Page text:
One company that has held up surprisingly well during the recent economic uncertainty has been the theme park operator SeaWorld Entertainment (NYSE: SEAS). This may come as a shock when you consider that one of the The first thing consumers may cut back on during tough times is expensive entertainment spending. But the company continues to defy expectations to the benefit of shareholders. Moreover, the shares have done well in the current environment and, even after the good rally, still appear to be trading at fundamentally attractive levels. Given these factors, I believe there is still upside potential for the company. And as a result, I choose to maintain a ‘buy’ rating on its stock for now.
In May of this year, I wrote an article detailing why I was bullish on SeaWorld Entertainment. In that article, I talked about how the company’s stock had been hammered in the previous months, even as the fundamental performance reported by management came in strong. I was impressed that management was buying shares and had even tried to acquire Cedar Fair (FUN) to develop further. Add in how cheap the shares were at the time, and I couldn’t help but rate the company a “buy,” reflecting my belief at the time that the stock should outperform the broader market in the foreseeable future.
So far, this call is playing very well. While the S&P 500 is down 9.2%, shares of SeaWorld Entertainment have returned 5.1% for investors. Finally, it looks like the market is starting to recognize how strong this business is. To see what I mean, just look at the data covering the second quarter of the company’s 2022 fiscal year. This is the only quarter we now have data for that we didn’t have data for the last time I wrote about it. During that period, revenue totaled $504.8 million. That represents a 14.8% increase over the $439.8 million the company generated in the same quarter a year earlier. At the end of the day, this increase in sales is due to two main factors. First and foremost, attendance at its theme parks grew nicely, up 7.8% from 5.81 million to 6.26 million. And second, the company benefited from an increase in average revenue per customer, with that metric increasing from $75.71 to $80.59. While that may not seem like a significant change, the difference applied to the company’s second-quarter participation alone was responsible for an additional $30.6 million in revenue.
Even though revenue was up quite a bit, some of the company’s bottom line showed a slight weakening. Net income in the second quarter was $116.6 million. That was actually down modestly from the $127.8 million reported in the same quarter a year earlier. This pain came from a few different factors. For example, the cost of food, merchandise and other revenue rose from 7.8% of sales in the second quarter last year to 8.2% in the same period this year. Operating expenses, excluding depreciation and amortization, rose from 35.8% of sales to 37.7%. And SG&A increased from 9.8% of sales to 11.1%. A number of factors contributed to these cost increases, including inflationary pressures, increased labor costs as the company returns to more normal operations and increased marketing efforts, costs from third-party suppliers and a legal settlement fee the company had to pay.
Although the second quarter results alone were problematic, the results for the first half of fiscal 2022 as a whole remain strong. Revenue of $775.5 million topped the $611.7 million reported a year earlier. Profits rose from $82.9 million to $107.6 million. Operating cash flow increased from $248.1 million to $299.6 million, while the adjusted amount for it increased from $171.9 million to $232.5 million. Another metric that improved year-over-year was EBITDA, which rose from $244 million in the first half of 2021 to $300.4 million in the same period this year. Using those strong earnings and cash flows, and building on the fact that the company’s stock is fundamentally cheap, management has so far repurchased $500 million worth of stock. Also, in August of this year, they launched a new $250 million share buyback program. But it is not certain how many shares have been acquired under this.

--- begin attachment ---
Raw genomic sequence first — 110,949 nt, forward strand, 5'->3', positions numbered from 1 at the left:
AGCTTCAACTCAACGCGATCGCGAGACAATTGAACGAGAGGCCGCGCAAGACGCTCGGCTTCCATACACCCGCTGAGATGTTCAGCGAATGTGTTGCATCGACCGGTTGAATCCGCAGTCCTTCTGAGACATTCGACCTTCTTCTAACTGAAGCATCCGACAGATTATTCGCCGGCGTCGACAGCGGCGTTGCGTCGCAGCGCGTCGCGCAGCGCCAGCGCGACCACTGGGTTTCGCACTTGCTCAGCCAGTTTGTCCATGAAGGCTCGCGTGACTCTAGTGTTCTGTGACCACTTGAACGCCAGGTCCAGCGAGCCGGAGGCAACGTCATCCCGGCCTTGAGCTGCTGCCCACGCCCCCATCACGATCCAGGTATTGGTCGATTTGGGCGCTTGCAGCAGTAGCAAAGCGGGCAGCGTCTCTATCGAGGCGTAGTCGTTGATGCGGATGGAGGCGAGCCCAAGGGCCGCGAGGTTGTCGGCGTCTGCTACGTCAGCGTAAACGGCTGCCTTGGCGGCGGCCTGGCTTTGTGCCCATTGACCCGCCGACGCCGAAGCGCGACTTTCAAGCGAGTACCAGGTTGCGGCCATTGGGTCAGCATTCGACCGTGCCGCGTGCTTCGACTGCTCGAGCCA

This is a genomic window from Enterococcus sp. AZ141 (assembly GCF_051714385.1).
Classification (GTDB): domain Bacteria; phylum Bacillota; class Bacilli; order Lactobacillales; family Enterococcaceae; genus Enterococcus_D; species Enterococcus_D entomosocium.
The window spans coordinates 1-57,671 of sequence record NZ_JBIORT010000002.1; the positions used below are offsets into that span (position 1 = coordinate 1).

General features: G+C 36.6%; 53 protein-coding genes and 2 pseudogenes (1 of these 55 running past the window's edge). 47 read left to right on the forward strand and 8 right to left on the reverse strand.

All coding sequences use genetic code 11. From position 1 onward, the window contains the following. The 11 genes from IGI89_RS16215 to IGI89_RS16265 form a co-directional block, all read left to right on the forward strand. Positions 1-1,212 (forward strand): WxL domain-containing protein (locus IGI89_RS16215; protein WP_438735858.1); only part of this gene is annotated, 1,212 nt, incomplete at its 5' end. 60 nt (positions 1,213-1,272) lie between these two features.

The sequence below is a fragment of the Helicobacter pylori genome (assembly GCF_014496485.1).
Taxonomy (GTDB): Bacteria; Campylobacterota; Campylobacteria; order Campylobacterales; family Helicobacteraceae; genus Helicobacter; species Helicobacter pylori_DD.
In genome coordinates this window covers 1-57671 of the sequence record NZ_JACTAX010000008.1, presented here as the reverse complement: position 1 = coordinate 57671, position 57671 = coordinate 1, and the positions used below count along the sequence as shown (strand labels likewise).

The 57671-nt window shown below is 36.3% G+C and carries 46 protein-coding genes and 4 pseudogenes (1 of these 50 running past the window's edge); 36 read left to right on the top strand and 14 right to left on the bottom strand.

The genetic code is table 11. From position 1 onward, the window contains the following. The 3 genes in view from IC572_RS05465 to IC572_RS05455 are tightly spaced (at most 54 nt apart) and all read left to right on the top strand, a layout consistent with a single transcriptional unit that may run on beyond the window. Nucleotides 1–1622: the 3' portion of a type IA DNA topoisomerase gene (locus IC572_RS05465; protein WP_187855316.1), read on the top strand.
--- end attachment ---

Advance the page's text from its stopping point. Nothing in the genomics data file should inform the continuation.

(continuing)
Truth be told, we don’t really know what to expect when it comes to fiscal year 2022 as a whole. But if we annualize the results we’ve experienced so far, we should expect net income of $332.9 million, adjusted operating cash flow of $680.3 million and EBITDA of $815 million. Based on these figures, the company would trade at a forward price-to-earnings multiple of 11.5. The forward price to adjusted operating cash flow multiple will be 5.6, while the forward EV to EBITDA multiple will be 7.1. Using data from fiscal year 2021, these multiples would be 14.9, 7.6 and 8.7, respectively. To put this into perspective, I also compared the company to two similar businesses. On a price-to-earnings basis, these companies ranged from a low of 13.7 to a high of 27. And in terms of the EV to EBITDA approach, the range was between 9.4 and 9.8. In both cases, SeaWorld Entertainment was the cheapest of the bunch. Meanwhile, using the price-to-operating cash flow approach, the range was between 5.6 and 6.8, with our outlook being the cheapest.
|Company||Price / Profits||Price / Operating Cash Flow||EV / EBITDA|
|Six Flags Entertainment (SIX)||13.7||6.8||9.4|
2022 is proving to be an exciting year for the investment community. For SeaWorld Entertainment in particular, the picture in recent months has been encouraging. Yes, the company is facing margin pressure. But overall, sales are growing nicely and the stock is trading at incredibly cheap levels. Management has recognized this and is using every opportunity to buy back additional shares. Add all this together and I can’t help but maintain the ‘buy’ rating I had on the stock previously.